Nebraska

Lincoln police confirmed that the new Iphone’s technology informed them about a fatal crash over the weekend

OMAHA, Nebraska – Thanks to the latest iPhone technology, Lincoln police were notified of a fatal weekend collision that took six lives.

The Lincoln Police Department said last week that the car was going at a high rate of speed when it crossed the street and struck a tree in an east Lincoln area.

Brad Bartak stated in an interview with 6 News on Sunday, “I threw on my shoes in a hurry and ran outside to see this horrifying automobile wrapped around the tree.” The vehicle collided with a tree in his front lawn.

Someone, a friend of his daughter, contacted 911.

This 911 call was made mere minutes after the collision, but the Lincoln Police Department already knew about it.

The communications manager at the LPD 911 call center, Jessica Loos, reports that the first call regarding this precise incident came from an Apple 14.

The iPhone of a passenger in the vehicle automatically dialed 911 after detecting the crash impact.

In the 911 call recording, an automated voice can be heard stating, “The owner of this iPhone was in a serious vehicle accident and is not answering their phone.”

This is a new function on the iPhone 14. Following a collision, a 20-second countdown commences. If no one cancels it, emergency services are called.

Thus, the call initially shows itself as any other call, according to Loos. “The difference here is that the technology provides the dispatcher with the information, rather than the dispatcher being able to ask the appropriate questions to identify the location.”

The automated message continues, “The location of the emergency is 40.8058 latitude, -96.6433 longitude, with an estimated search radius of 36 meters. In five seconds, this message will repeat.

Similar technologies and applications exist, according to Loos, and they receive calls from the technology on a near-constant basis.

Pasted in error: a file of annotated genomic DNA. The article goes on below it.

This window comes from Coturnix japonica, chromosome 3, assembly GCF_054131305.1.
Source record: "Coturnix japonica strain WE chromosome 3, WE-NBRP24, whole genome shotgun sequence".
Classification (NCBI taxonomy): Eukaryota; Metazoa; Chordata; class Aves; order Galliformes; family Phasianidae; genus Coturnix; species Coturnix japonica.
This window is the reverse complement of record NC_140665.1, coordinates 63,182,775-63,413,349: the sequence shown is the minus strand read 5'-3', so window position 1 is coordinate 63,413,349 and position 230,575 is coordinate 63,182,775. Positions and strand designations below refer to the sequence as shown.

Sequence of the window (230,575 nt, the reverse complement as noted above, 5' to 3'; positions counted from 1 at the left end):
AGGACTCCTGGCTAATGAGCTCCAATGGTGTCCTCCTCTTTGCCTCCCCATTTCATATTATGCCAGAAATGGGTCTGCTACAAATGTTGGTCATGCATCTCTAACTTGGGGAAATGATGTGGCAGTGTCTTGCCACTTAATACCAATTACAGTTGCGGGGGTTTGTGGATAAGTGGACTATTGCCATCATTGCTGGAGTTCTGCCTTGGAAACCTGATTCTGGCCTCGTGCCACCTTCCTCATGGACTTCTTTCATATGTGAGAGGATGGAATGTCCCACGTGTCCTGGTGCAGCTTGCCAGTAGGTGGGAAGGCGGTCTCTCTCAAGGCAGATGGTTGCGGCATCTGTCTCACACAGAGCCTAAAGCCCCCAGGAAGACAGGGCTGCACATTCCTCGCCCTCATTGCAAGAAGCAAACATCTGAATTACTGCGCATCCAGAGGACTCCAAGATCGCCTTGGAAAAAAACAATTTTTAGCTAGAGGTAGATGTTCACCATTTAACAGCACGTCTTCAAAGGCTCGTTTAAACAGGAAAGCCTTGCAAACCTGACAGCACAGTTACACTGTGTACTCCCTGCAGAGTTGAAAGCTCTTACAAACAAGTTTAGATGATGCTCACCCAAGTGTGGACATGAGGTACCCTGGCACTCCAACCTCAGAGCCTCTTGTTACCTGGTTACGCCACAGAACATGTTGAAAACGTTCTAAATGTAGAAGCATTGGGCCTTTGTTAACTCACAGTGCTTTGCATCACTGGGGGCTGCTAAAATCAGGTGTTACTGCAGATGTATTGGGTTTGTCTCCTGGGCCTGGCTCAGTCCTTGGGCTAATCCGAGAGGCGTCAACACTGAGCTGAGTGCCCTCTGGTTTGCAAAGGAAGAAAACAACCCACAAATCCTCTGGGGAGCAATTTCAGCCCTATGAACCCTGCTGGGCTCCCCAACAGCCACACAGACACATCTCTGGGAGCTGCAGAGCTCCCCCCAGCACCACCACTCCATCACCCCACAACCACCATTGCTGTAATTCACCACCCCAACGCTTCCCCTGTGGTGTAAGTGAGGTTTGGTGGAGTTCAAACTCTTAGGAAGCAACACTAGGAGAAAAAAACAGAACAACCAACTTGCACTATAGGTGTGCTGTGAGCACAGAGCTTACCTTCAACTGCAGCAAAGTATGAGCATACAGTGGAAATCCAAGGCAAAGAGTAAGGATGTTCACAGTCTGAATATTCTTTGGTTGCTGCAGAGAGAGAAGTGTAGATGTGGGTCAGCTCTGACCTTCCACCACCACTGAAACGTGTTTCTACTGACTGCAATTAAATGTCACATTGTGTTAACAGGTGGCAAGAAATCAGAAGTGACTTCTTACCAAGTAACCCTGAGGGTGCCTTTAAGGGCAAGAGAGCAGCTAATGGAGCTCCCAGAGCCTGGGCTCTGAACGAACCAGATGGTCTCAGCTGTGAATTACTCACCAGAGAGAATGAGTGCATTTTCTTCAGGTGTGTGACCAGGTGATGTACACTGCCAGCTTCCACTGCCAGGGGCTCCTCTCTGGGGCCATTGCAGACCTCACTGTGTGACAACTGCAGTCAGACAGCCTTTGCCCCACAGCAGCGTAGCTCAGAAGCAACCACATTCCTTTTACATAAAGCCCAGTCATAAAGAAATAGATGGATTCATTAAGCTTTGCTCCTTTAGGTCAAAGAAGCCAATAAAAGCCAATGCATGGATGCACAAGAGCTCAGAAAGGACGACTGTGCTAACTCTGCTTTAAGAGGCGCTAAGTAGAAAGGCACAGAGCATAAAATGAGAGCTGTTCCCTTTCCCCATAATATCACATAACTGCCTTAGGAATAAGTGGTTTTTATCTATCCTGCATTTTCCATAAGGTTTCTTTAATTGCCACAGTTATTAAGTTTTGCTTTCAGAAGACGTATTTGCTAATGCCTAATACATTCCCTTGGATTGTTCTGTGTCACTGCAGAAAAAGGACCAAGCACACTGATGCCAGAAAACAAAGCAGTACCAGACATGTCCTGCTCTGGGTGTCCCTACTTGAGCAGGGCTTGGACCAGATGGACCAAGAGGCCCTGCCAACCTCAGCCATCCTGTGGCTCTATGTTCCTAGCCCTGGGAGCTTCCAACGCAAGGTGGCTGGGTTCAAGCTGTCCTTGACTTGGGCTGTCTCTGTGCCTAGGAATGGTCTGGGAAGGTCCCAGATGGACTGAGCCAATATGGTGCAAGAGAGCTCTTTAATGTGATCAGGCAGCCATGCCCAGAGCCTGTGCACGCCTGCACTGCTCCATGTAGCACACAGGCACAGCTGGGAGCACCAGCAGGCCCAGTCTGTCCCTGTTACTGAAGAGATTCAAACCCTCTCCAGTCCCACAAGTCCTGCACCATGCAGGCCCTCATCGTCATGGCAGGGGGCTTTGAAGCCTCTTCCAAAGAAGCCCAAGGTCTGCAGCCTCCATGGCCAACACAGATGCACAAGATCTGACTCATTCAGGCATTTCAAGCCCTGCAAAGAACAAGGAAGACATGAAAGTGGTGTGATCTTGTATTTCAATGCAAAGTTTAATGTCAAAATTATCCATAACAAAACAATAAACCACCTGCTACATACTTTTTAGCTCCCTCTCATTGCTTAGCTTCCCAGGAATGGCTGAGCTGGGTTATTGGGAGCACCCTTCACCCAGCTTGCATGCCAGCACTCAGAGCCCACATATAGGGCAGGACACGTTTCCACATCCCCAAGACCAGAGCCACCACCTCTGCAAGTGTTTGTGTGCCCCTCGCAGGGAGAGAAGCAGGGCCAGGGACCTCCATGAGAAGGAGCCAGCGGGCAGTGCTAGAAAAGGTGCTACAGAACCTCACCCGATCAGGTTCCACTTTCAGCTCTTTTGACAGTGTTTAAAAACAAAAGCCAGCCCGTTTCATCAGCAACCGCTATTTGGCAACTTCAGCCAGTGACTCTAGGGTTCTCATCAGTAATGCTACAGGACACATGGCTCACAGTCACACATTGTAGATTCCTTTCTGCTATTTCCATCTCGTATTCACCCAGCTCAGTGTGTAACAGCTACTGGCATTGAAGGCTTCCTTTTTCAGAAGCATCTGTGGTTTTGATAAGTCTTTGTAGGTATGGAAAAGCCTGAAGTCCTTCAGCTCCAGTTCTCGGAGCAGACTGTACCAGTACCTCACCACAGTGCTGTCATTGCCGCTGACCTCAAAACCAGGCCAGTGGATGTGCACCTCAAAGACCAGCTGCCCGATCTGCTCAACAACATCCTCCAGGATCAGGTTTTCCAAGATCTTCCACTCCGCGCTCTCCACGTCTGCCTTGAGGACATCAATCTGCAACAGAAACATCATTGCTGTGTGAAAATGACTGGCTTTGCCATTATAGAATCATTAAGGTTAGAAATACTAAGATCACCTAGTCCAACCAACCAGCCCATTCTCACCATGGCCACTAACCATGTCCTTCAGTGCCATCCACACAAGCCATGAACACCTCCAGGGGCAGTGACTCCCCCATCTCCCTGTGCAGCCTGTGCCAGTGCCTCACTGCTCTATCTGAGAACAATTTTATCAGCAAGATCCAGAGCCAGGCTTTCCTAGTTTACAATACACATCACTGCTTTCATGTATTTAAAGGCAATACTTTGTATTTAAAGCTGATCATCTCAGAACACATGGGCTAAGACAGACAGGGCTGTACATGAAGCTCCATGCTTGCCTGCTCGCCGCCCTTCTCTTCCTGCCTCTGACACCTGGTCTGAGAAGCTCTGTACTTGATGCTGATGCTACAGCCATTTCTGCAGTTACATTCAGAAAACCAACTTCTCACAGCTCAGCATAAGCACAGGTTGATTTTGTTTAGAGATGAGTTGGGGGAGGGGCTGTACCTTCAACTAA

However, this was the first time a call directly originated from an iPhone. According to Loos, the device was able to provide first responders with an almost exact location of the accident.

“When we provided the latitude and longitude from the Apple device, the plotted location was only across the street from where the real accident occurred.”

The expansion of this type of technology makes Loos happy. She recalls a time before these calls were prevalent.

“It’s actually rather remarkable to consider that these technologies did not exist when I began my work,” she says. Those who have served in this capacity for our communities for an extended period of time can recall times in their careers when they received a call with no information and no one on the other end of the line. They hoped that something in the background would provide a clue as to where the call was coming from or what the need was.

Although Sunday’s collision resulted in a sad loss of life, according to Loos, the technology can still save lives by being shared where assistance is required.

This growing technology permits not only the user to communicate that information, but also the frontline telecommunicator to provide a quick reaction.

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